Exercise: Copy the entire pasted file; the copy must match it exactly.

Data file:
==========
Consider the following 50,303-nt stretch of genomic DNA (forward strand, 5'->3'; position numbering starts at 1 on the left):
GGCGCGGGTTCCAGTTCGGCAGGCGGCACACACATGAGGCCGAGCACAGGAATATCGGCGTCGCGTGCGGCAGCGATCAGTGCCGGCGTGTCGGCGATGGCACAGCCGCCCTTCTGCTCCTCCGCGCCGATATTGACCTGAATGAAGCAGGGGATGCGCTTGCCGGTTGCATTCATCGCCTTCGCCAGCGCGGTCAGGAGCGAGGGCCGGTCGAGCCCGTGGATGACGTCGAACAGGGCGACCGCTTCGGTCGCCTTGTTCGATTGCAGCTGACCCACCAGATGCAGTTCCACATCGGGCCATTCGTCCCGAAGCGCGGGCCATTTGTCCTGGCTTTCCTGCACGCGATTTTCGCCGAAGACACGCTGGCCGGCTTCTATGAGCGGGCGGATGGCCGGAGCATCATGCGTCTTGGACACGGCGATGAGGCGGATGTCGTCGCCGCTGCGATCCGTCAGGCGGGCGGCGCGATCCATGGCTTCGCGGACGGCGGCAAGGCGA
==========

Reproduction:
Consider the following 50,303-nt stretch of genomic DNA (forward strand, 5'->3'; position numbering starts at 1 on the left):
GGCGCGGGTTCCAGTTCGGCAGGCGGCACACACATGAGGCCGAGCACAGGAATATCGGCGTCGCGTGCGGCAGCGATCAGTGCCGGCGTGTCGGCGATGGCACAGCCGCCCTTCTGCTCCTCCGCGCCGATATTGACCTGAATGAAGCAGGGGATGCGCTTGCCGGTTGCATTCATCGCCTTCGCCAGCGCGGTCAGGAGCGAGGGCCGGTCGAGCCCGTGGATGACGTCGAACAGGGCGACCGCTTCGGTCGCCTTGTTCGATTGCAGCTGACCCACCAGATGCAGTTCCACATCGGGCCATTCGTCCCGAAGCGCGGGCCATTTGTCCTGGCTTTCCTGCACGCGATTTTCGCCGAAGACACGCTGGCCGGCTTCTATGAGCGGGCGGATGGCCGGAGCATCATGCGTCTTGGACACGGCGATGAGGCGGATGTCGTCGCCGCTGCGATCCGTCAGGCGGGCGGCGCGATCCATGGCTTCGCGGACGGCGGCAAGGCGA